A study looked at the timing of collection of the second blood sample at 10 minutes following administration of intravenous TRH [Thane, K.; Uricchio, C.; Frank, N. Effect of early or late blood sampling on thyrotropin releasing hormone stimulation test results in horses. J Vet Intern Med 2022 Mar;36(2):770-777. DOI: 10.1111/jvim.16362. Epub 2022 Jan 20].
Amy Johnson described the study of 24 horses aged 3-28 years with blood collected at nine, 10 and 11 minutes after the horses received IV TRH. At exactly 10 minutes, six were diagnosed with PPID (>200 pg/ml) and one horse was equivocal at (110-200 pg/ml). Horses with samples taken a minute early or later than 10 minutes resulted in five horses with a change in laboratory interpretation—moving from positive to equivocal, equivocal to positive or normal to equivocal.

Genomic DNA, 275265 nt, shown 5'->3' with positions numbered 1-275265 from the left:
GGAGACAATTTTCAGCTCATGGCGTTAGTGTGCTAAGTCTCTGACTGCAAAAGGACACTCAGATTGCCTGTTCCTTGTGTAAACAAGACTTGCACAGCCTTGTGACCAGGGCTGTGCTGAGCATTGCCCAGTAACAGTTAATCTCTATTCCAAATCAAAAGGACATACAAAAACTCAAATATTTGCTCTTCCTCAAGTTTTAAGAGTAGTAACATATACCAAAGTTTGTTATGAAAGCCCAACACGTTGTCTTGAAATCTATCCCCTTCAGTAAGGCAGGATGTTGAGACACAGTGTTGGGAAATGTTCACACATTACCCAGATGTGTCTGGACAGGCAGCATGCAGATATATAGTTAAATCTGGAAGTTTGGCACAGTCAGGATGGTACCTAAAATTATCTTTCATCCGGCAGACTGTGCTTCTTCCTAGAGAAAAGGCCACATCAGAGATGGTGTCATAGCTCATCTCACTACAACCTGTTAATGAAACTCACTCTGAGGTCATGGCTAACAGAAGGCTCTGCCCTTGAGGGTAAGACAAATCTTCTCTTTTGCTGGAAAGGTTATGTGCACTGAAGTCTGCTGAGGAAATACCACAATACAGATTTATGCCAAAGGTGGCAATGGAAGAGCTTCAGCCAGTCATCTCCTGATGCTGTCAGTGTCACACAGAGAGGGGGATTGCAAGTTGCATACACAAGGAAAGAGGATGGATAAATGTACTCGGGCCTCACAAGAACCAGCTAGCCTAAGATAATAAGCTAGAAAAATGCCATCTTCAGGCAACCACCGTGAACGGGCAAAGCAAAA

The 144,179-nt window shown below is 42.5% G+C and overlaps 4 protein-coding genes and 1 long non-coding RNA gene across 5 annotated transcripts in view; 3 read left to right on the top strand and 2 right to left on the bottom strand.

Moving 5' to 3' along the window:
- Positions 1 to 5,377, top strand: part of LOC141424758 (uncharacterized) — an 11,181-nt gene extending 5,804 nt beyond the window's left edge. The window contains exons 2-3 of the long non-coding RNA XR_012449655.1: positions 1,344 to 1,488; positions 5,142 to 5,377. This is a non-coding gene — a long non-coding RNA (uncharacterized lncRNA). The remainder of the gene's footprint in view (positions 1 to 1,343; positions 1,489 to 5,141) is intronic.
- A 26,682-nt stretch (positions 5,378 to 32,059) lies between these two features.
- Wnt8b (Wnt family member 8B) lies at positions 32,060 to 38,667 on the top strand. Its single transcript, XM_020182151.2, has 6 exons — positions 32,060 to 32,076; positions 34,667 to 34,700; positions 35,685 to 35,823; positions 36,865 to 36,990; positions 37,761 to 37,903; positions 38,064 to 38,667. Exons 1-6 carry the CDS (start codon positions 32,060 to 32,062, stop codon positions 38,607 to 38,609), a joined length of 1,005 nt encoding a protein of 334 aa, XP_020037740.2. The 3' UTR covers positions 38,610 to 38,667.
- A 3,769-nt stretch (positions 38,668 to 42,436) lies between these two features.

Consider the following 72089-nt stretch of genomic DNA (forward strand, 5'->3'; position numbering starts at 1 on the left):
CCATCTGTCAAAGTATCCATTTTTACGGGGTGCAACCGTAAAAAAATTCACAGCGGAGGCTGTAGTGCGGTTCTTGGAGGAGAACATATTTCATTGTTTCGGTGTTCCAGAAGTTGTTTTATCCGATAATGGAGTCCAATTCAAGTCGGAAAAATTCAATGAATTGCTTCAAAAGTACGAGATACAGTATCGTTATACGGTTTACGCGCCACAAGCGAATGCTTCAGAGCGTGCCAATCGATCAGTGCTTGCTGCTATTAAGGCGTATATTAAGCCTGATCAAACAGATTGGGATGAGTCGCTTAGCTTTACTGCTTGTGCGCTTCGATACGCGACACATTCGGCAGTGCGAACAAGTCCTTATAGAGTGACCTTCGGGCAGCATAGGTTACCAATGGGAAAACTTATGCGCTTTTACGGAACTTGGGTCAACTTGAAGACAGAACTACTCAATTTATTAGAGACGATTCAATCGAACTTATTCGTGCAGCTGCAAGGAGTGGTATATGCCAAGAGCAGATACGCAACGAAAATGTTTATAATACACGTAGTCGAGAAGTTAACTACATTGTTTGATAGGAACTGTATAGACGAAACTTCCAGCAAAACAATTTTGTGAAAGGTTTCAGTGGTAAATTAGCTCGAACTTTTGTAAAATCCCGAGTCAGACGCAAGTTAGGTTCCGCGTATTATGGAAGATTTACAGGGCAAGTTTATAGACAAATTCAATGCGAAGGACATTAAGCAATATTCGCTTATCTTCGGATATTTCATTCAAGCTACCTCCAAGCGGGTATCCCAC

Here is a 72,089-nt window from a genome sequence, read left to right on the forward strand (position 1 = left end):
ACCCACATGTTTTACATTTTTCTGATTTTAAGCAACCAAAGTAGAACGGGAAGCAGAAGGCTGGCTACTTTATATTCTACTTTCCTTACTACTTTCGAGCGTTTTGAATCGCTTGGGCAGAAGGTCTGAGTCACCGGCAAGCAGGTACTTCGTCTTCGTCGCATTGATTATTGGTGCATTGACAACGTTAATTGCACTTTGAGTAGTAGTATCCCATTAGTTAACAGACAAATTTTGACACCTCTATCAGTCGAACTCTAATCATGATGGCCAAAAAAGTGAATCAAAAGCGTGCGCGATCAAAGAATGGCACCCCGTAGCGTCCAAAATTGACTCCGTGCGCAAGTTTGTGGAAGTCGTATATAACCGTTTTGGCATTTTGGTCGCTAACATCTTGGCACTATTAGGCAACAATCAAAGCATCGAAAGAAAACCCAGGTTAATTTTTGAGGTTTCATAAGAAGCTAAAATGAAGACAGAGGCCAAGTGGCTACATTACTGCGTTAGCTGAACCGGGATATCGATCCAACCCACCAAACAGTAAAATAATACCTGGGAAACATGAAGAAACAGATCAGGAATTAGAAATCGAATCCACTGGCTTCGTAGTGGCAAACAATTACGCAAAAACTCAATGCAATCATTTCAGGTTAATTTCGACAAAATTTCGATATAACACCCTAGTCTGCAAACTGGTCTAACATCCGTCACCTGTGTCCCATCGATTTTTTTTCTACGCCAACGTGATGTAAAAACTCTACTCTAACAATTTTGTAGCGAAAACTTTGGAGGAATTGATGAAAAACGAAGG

Small alterations in timing significantly altered test results, Johnson concluded. Early or late draws occurred in 75% of samples—these results differed by ≥10% compared to the exact 10-minute draw. Of these, 21% yielded a different diagnostic interpretation.
This study is relevant considering that with accurate TRH-stimulation testing, ACTH concentrations are reported to decrease in 88% of those treated accurately, including those monitored for treatment improvements.
Synovial Sepsis Following Intra-Articular Injection in Ambulatory Settings